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Designing solid-state electrolytes for high-energy lithium-metal batteries

August 20, 2019
Amir Kader
Mechanical Engineering, Class of 2021

Being able to be a part of the Bao Group so far has been an illuminating experience for me both academically and personally. I am fortunate enough to learn from some of the most accomplished professionals in their respective fields and am grateful to SUPER for this opportunity.

The project that my mentor Snehashis Choudhury (Sneh) and I have been working on attempts to design a solid-state electrolyte for lithium-metal batteries. Batteries that use lithium metal as their anodes have the potential to operate at specific capacities more than 10 times those of the popular lithium-ion batteries used today. Multiple challenges exist with these lithium-metal batteries though — namely the formation of dendrites — and designing a solid-state electrolyte that has both high ionic conductivity and considerable mechanical strength is a sound strategy for hindering dendrite formation.

Before joining the Bao Group, I had imagined lab work to be more of a repetitive task with less room for creativity. I now know that this assumption is entirely false. Being in the lab is a rich thought experiment which demands a deep devotion towards better understanding and simultaneously improving the project at hand. The aim of scientific research is to uncover and share fundamental concepts that are not yet well understood — with the hope that doing so will advance the field as a whole. Although we can have expectations about our experiments, there is never a sure path to our work, which helps to keep the research exciting and educational. Sneh has been a constant source of learning and inspiration to me.

My typical day in the lab begins with reading any scientific literature that may provide insight into our own project. Sneh and I then proceed by designing and executing experiments that are elegant enough to expose new knowledge. We then make sense of our results, tweak things that we are not happy with, and sometimes completely change the experiment’s path. Right now, we are testing the material strength and ionic conductivity of our electrolyte with varying salt concentrations. If things don’t work out, Sneh and I may decide to start from the beginning by tweaking the electrolyte itself. That can be the nature of research — hoping for one result but finding an entirely different one. And that can be a good thing. Sneh told me during our first week that he likes to be “positive but not over-optimistic.” Expect little. But stay hopeful and work hard.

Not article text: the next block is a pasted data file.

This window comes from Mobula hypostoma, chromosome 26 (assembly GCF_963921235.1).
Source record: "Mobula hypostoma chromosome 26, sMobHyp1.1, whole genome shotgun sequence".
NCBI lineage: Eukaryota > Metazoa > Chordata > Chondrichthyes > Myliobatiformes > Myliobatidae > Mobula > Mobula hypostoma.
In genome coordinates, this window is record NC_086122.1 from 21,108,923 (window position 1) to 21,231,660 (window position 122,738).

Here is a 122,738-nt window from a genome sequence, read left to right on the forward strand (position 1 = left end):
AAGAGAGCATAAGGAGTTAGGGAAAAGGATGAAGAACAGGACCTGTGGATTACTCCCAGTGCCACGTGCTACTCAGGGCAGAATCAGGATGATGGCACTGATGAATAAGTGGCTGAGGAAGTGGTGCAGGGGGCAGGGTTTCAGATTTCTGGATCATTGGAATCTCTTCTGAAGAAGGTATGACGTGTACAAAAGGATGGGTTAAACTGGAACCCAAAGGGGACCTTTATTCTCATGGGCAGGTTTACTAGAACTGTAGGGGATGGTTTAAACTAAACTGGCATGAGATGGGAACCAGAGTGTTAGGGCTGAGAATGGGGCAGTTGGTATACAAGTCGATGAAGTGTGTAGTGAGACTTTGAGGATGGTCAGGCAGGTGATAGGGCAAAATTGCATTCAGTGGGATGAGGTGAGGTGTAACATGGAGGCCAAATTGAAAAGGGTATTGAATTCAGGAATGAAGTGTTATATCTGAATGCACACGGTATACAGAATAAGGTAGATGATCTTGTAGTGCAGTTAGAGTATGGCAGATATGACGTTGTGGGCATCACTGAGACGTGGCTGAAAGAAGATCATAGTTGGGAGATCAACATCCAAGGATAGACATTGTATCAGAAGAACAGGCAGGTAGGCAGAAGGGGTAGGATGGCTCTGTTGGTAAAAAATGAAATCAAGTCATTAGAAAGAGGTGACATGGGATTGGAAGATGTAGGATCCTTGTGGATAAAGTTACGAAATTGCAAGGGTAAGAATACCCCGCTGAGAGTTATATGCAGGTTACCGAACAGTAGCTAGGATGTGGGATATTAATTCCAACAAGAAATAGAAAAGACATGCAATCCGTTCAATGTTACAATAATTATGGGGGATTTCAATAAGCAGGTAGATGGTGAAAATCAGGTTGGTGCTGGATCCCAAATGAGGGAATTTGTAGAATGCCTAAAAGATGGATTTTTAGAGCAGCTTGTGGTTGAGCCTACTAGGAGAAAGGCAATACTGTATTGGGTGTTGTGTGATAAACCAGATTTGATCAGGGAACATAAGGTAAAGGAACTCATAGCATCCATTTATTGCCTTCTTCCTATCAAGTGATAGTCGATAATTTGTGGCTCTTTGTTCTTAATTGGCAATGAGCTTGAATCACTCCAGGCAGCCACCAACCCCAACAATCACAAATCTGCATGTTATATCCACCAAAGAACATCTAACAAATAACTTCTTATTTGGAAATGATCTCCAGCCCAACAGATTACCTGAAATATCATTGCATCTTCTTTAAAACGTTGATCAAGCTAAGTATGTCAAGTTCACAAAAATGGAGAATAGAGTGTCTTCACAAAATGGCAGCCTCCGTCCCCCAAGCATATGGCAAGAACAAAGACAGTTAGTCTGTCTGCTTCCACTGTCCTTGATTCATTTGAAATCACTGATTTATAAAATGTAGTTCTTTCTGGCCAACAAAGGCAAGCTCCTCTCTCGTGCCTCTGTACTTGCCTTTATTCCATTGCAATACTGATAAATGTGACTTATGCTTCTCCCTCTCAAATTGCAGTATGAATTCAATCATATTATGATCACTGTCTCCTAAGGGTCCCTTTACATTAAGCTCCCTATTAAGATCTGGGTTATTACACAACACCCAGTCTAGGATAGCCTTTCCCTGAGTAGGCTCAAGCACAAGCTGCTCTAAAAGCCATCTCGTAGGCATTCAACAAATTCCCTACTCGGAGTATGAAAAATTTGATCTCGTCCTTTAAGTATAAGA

Other projects exist that work on solid-state electrolytes. The key in our work, however, is that we are designing an electrolyte that functions by simple chemistry that can advance the current knowledge both from applied and fundamental aspects. Most projects in the literature today utilize poly(ethylene oxide) and some cross-linking mechanisms with other polymers or nanoparticles to obtain some solid electrolyte. The chemistry we use is different though. We don’t use poly(ethylene oxide), which has a low electrochemical stability window, and in turn limits its usage in high energy batteries.

The battery sub-group has a clear goal: to develop a high-performance battery that can address today’s energy and environmental needs. Before starting SUPER, I knew that I wanted to try and accomplish big things in the energy sector generally. I am glad that I have now refined my goal to something more specific: batteries. There is a diversity of solutions towards developing better batteries. As is required with the nature of research though, I will continue to be open-minded about all projects that are working to help accelerate the transition to clean energy.

Sneh has been a huge force in helping me to be open-minded and driven. I often like to manufacture new ideas to improve batteries that are unrelated to our project. Sneh is always supportive with feedback and even offers to take some of the ideas up as new projects in the coming years. Next summer, I may aim for a more industry-oriented project  — which I think will suit the more entrepreneurial and tangible side of the work — to compare my feelings about research and industry.

If there is one thing to take away from my experience so far: be positive but not over-optimistic.